The 53’s galley design spreads across the aft of the main deck, creating not only a space you can actually cook in, but also lots of practicality, from a proper cabinet refrigerator and dishwasher to designated drawers for glassware and crockery. The beauty of this galley is how everything is so neatly concealed behind the oak panels of the cabinetry, many with satisfying push catches that reveal things like the microwave and storage for the boat's crockery. It's a very clean look. The design doesn’t allow that complete inside-outside flow into the cockpit, that large fridge winning out over an adjoining window and bar, but it does connect up the saloon and deck easily enough.
The three cabins are all excellent, the light, relaxed feel of the saloon continuing with a neat twin guest cabin forward VIP that shares a toilet and shower compartment. The owner’s stateroom is full beam with the ensuite lying forward at the cabin entrance. There is also space for a washing machine across the way.
The layout is interesting. Instead of having the central doorway into the VIP cabin with the day head to port, the day head/VIP ensuite is centrally located, leaving the entrance to the VIP cabin to port. This arrangement creates a more spacious bathroom and provides a separate passageway into the VIP through the head compartment. It also puts the day head closer to the twin cabin, which without its own ensuite will use the day head as its bathroom. Some boats at this size have bunks in the third cabin so it's nice to see side-by-side berths aboard the 53 Fly.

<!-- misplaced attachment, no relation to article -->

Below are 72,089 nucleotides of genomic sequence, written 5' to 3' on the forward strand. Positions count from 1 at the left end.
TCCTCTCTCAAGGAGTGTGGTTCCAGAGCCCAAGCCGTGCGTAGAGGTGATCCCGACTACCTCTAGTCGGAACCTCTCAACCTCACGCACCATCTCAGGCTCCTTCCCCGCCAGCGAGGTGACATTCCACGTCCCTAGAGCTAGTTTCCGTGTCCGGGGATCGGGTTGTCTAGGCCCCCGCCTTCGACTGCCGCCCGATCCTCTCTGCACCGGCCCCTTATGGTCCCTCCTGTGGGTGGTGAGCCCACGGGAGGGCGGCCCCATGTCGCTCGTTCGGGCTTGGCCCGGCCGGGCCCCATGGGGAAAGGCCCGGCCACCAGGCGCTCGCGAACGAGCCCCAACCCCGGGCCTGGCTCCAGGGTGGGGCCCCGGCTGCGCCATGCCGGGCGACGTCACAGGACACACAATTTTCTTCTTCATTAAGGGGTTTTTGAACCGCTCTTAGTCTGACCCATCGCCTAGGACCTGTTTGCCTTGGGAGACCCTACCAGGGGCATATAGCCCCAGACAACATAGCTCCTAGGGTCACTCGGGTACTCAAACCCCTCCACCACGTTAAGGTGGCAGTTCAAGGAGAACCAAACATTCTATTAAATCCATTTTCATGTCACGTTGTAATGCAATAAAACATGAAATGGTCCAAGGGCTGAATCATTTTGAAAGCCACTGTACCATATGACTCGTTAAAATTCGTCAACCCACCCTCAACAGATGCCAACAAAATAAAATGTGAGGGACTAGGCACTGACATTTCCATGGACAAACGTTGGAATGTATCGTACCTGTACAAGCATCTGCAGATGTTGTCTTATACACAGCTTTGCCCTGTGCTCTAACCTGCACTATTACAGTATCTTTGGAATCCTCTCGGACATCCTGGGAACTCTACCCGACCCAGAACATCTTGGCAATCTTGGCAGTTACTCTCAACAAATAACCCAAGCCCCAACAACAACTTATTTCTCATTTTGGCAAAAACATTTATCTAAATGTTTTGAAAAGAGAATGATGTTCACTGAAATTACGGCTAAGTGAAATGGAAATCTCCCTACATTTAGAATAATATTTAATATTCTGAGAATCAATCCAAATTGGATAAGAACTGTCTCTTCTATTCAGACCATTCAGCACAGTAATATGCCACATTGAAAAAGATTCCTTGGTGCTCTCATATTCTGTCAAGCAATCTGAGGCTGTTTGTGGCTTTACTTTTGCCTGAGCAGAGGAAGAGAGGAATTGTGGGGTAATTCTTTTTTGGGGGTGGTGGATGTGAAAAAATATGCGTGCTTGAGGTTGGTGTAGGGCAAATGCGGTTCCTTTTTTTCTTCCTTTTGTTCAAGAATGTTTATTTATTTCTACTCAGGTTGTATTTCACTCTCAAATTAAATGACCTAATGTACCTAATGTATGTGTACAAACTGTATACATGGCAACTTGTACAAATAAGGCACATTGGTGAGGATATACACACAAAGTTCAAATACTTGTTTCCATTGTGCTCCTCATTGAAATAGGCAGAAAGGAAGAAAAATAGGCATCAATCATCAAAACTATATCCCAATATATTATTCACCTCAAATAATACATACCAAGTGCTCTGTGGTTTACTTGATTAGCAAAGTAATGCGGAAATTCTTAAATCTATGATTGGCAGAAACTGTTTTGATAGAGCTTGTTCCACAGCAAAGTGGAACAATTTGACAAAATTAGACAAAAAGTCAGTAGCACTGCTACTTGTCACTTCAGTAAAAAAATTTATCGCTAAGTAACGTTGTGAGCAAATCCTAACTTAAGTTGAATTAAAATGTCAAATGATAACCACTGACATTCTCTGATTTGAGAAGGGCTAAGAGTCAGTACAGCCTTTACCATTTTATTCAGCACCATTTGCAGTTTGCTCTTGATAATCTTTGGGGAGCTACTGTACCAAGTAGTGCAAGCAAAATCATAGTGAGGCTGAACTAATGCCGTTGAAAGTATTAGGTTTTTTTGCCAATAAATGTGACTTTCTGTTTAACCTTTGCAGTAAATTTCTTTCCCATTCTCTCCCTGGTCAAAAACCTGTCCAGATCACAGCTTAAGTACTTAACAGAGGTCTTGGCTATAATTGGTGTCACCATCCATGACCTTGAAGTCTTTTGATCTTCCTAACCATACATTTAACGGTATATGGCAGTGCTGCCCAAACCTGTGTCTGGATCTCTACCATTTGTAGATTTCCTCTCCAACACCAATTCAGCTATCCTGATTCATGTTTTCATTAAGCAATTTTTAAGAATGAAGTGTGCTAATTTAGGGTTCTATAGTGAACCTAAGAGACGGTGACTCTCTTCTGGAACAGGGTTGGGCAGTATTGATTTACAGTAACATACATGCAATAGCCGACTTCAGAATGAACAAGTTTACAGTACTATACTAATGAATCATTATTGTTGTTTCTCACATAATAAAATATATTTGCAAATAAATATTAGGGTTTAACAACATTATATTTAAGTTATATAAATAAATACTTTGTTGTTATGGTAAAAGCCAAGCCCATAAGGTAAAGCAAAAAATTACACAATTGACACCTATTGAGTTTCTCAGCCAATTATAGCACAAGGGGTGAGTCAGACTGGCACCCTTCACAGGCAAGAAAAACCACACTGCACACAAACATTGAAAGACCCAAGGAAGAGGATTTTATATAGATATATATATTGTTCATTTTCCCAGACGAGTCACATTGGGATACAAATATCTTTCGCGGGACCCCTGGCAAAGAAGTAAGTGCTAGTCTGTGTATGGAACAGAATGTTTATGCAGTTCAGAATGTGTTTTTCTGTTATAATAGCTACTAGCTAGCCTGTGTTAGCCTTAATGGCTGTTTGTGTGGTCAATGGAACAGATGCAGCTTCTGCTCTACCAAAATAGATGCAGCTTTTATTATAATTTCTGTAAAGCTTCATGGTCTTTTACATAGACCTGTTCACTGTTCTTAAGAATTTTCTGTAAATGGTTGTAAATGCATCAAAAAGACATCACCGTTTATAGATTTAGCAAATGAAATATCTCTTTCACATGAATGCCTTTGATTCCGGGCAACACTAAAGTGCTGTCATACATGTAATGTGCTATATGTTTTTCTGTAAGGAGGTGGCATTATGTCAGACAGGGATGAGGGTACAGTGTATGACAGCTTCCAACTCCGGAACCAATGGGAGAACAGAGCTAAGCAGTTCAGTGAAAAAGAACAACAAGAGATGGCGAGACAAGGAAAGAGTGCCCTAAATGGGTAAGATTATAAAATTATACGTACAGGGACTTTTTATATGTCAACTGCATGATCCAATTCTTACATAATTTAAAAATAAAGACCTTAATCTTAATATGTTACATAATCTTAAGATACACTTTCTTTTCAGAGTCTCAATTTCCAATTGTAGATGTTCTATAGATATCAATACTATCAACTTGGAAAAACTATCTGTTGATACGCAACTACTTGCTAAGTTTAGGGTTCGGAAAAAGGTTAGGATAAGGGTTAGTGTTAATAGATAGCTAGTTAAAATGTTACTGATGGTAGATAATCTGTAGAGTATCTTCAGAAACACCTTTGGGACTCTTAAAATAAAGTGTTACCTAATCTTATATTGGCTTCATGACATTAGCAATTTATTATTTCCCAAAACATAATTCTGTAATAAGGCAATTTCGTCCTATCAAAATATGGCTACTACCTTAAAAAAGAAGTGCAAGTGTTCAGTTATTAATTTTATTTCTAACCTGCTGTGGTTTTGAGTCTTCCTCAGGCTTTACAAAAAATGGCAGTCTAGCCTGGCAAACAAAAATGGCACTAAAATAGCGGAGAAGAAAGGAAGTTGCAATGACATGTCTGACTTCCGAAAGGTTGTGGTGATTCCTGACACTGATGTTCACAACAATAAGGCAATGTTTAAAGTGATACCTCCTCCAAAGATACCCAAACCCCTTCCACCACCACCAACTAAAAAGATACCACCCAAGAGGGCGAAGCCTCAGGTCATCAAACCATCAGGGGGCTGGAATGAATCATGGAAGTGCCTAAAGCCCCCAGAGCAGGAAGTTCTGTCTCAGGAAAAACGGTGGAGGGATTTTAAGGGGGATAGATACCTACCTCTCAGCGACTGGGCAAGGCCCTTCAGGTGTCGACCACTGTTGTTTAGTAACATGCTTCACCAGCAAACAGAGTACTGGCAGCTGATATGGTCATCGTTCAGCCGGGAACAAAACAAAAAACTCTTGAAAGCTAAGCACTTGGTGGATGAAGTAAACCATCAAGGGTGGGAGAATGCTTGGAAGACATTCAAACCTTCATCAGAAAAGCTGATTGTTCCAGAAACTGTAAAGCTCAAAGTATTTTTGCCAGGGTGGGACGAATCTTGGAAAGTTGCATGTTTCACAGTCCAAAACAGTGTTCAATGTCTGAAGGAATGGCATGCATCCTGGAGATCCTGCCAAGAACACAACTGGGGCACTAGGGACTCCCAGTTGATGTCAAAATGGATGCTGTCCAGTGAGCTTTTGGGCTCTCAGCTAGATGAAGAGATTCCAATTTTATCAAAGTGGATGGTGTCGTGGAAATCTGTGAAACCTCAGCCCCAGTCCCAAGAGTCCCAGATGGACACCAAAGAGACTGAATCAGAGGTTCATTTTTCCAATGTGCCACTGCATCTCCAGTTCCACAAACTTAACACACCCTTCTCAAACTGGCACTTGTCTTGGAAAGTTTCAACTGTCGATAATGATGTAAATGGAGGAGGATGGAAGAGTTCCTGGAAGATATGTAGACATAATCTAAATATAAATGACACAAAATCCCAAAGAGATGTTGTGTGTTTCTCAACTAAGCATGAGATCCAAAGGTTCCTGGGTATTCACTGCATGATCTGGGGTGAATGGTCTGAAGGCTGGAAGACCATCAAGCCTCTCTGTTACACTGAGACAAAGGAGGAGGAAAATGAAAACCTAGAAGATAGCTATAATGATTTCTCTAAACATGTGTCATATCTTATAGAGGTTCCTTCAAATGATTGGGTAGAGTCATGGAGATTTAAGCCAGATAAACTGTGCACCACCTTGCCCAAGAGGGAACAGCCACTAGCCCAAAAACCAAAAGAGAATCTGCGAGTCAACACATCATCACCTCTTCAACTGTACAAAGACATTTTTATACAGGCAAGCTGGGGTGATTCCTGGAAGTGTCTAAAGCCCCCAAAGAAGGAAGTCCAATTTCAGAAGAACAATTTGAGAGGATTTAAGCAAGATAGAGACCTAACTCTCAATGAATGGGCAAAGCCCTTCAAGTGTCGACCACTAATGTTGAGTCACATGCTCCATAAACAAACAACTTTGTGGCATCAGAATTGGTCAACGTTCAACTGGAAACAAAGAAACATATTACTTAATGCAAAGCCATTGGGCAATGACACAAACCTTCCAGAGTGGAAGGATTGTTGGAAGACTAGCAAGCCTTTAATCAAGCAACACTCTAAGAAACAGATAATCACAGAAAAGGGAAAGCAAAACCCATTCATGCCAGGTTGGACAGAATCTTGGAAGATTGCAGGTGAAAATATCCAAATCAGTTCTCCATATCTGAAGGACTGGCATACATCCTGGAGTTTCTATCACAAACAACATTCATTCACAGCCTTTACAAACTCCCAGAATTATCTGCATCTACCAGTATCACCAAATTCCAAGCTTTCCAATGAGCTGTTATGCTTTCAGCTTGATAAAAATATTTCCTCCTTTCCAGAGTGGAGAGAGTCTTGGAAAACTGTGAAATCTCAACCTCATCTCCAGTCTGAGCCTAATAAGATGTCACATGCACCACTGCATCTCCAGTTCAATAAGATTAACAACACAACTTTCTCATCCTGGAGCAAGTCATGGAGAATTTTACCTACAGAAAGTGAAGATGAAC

The owner’s cabin is luxurious and clever in equal measure. Two smart strips of glass line the walls, with mirrors positioned to visually extend the window design and create a sense of even more space. The yacht’s sleek profile is perhaps felt a little in this cabin, with slightly less volume than say the Sunseeker Manhattan 55, but there is still full headroom around the double berth and space for a sofa, dressing area and, most impressively, a full-height walk-in wardrobe.